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  • Micah Lang

The five dimensions of true worship

Biblical Study in the Theology of Worship

What is “worship”?

For most Christians, when we refer to “worship,” we often think of the musical part of the Sunday gathering. Worship is when we sing songs led by a band, right? Well, when we go to Scripture, we end up finding a richer, deeper, and more comprehensive understanding of what worship is. Worship is the complete and continuous response of the children of God to the gracious revelation of God the Father through Jesus Christ by the enabling of the Holy Spirit. When scripture describes the act of worship, it is kind of like trying to frame a beautiful painting. It is a deeply profound experience but it can be described.

And it is important for us to describe it. Why? Because the Bible is filled with warnings against false worship. It is actually quite easy to worship other things instead of God or to worship God in the wrong way (Ex. 20:2-6, 34:14; 2 Kgs. 17; Is. 29:13; Jer. 10:2-5; Mark 7:7; Luke 6:46; Rom. 1:25, 8:7; 2 Cor. 11:13-15; Col. 2:18). We do not worship God however we would like to. We worship him in the ways he has revealed for us. And true worship, when described in scripture, seems to have five dimensions (or directions) to it.

1. Inward worship: from the heart

The inward dimension refers to the spiritual and heartfelt manners in which worship is expressed. Ultimately, worship is about our hearts and what we love. Many passages talk about the primacy of loving, adoring, and serving God in our inward being (Ps. 51:17; Ps. 86:12; Is. 29:13; Matt. 22:37; Rom. 2:29). There are grave cautions for those who worship God on the outside but not on the inside. Outward worship is not enough, it must come from the heart. From the very core of our being, we praise the Lord of heaven. This is the inward dimension.

2. Upward worship: to God

The upward dimension refers to the doxological nature of worship. True worship must be directed to the one and only true God. The very purpose of worship is to magnify the greatness of God and worshipping anything else is idolatry (Is. 45:16; Ps. 106:36). Worship must be lifted up to God in such a way that reflects the fullness of his revelation to us. This means worshipping in ways that are pleasing to him and in ways that magnify Christ, the fullest expression of his divine revelation. The purpose of our lives is to glorify God and this is reflected in true worship (Gen. 1:27; Matt. 5:16; 1 Cor. 10:31). This is the upward dimension.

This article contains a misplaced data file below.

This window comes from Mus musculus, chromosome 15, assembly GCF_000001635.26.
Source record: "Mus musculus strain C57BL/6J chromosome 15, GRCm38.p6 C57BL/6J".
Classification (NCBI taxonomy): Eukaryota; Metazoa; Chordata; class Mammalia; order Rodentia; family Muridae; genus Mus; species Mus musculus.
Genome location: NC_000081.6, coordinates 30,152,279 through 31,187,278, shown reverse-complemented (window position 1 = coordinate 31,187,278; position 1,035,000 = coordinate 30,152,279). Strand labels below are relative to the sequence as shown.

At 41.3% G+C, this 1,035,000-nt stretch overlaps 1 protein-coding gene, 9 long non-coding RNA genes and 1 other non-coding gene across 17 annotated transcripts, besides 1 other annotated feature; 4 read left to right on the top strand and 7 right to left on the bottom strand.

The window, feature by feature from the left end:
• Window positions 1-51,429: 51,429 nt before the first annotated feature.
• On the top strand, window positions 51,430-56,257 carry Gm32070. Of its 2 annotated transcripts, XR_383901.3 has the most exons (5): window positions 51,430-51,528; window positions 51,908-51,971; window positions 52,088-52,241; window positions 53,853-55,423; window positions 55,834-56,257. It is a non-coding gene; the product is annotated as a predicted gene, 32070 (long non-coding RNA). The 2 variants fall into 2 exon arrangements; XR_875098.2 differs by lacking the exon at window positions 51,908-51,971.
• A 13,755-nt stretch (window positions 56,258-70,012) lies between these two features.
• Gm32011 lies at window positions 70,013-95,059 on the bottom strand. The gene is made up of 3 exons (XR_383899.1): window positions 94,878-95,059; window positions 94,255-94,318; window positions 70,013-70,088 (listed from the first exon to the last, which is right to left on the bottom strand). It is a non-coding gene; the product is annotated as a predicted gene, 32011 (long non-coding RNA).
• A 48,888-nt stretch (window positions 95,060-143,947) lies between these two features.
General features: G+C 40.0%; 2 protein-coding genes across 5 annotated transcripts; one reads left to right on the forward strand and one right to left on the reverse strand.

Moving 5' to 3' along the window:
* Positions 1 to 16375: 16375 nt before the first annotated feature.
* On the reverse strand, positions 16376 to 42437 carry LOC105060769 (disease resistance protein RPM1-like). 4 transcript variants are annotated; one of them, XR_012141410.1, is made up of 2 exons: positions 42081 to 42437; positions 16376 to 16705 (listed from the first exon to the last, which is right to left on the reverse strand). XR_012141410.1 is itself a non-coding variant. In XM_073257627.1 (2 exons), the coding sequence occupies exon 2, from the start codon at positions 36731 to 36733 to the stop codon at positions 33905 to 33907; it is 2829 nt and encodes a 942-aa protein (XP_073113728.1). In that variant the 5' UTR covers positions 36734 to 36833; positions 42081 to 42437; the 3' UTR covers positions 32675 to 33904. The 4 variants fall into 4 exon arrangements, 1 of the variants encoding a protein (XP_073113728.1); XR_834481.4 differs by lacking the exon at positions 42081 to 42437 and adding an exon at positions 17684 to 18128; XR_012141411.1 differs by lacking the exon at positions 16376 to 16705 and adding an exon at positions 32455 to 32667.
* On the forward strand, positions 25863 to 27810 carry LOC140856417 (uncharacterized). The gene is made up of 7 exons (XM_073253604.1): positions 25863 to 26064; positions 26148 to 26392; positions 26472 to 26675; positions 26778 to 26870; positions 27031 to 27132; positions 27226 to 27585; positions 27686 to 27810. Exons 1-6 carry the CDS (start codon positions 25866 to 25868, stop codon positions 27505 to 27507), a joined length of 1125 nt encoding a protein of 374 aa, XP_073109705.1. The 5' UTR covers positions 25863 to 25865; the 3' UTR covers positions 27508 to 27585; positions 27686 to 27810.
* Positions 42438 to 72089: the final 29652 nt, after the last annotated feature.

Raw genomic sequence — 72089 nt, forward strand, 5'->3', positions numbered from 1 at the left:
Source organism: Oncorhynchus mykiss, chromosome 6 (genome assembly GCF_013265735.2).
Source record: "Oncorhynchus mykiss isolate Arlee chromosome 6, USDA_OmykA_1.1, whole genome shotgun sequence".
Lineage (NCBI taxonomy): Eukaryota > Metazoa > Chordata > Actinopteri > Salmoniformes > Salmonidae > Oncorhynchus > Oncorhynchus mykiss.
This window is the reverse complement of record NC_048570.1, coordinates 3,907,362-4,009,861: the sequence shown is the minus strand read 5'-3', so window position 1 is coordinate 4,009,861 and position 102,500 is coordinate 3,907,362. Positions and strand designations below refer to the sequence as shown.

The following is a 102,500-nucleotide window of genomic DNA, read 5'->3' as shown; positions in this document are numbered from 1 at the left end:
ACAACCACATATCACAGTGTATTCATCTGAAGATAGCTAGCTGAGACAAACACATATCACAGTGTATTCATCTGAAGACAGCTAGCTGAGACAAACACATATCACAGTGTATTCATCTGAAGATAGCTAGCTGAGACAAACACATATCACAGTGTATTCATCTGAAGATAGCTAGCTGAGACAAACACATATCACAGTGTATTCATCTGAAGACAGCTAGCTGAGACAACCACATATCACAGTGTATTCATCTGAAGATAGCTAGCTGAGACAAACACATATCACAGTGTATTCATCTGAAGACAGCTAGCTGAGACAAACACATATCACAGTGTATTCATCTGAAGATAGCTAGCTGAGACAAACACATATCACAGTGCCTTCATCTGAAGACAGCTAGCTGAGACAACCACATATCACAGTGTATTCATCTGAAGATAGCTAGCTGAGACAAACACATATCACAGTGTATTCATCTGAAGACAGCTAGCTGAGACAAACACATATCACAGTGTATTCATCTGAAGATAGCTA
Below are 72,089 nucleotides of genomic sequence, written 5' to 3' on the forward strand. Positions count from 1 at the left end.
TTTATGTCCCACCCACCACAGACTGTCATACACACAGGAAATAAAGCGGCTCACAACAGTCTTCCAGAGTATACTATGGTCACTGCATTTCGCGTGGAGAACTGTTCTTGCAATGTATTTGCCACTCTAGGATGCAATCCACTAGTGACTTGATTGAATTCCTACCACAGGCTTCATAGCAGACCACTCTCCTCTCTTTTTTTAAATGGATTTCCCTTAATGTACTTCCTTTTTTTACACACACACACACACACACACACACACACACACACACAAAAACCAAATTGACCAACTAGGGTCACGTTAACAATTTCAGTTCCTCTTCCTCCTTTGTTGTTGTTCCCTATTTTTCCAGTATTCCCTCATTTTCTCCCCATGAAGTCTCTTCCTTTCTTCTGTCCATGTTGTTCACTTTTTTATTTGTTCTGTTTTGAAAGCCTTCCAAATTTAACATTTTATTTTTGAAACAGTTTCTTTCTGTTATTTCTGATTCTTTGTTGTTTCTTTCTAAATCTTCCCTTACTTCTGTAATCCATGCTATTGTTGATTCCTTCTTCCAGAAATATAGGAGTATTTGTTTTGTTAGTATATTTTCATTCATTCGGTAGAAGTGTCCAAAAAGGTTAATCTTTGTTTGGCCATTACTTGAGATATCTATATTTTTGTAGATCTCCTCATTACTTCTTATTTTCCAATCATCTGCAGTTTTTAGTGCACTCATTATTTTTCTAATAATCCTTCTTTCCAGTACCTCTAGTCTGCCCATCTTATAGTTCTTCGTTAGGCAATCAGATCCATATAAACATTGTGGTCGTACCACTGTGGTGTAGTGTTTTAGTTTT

3. Sideward worship: with each other

The sideward dimension is the necessary corporate aspect of true worship. Although worship is personal and inward, it is also connected with the church of God. This involves corporate praise and adoration (Deut. 26:18-19; Ps. 22:23; Is. 43:21) but also involves the fellowship of the gospel community and the edification that comes from it. This edification is the reason for all the elements of the biblical gathering of believers (1 Thess. 5:11; 1 Cor. 12-14; Eph. 4:11-12). Such ministry is enabled by the Holy Spirit and grows us in unity, maturity, and Christlikeness until we see God. So, when we worship together, we are teaching each other, encouraging each other, and discipling each other. There is no biblical category for a Christian who worships in isolation from the people of God. This is the sideward dimension.

4. Outward worship: for the world to see

The outward dimension involves our responsibility in worship to proclaim God’s glory and revelation to the world through our lives. The Great Commission Jesus Christ gave to the church (Matt. 28:18-20) reinforces the Old Testament idea that we are to be a light to the nations for the glory of God (Ps. 96:4; I Chr. 16:24; Is. 49:6). This involves the act of proclaiming the gospel with our words and actions and modeling the transformation of the gospel in our everyday lives. When a dying world sees the living worship of the church of God, it magnifies Christ in such a way that points to the salvation we possess. Worship is a missional enterprise. This is the outward dimension.

5. Forward worship: hoping for eternity

Finally, the forward dimension refers to the hopeful and joyful nature of our worship that anticipates the future reality of our eternal enjoyment of God with his people. Although not often emphasized, the future we look forward to as the people of God is a supreme motivation that should critically impact our worship. We look forward to when Christ will return and the heavenly assembly will be fully and finally revealed. True, complete, and continuous worship will define our eternal existence with God. We will never tire of it, as we bask in the joy of our King. This reality should fuel a greater joy and sustaining hope in our worship as we prepare for and long for that day (Heb. 6:19-20; Titus 1:2; Rev. 19-22). This is the forward dimension.

Worship is the end for which we were created

We could say that worship is our very purpose. We are made to worship God and enjoy him. In fact, sin problems are ultimately worship problems. How much brokenness do we experience as a result of trying to worship other things? When we understand God rightly and worship him truly, we will experience a fulfillment and joy that surpass even the deepest struggles we experience. So, let us not give God mediocre worship. Let us not be content with 1-dimensional praise. Let us (for the glory of God and our joy in him) give God complete and continuous worship for all he is, all he’s done, and all he will do.

Let the peoples praise you, O God; let all the peoples praise you!

Psalm 67:5

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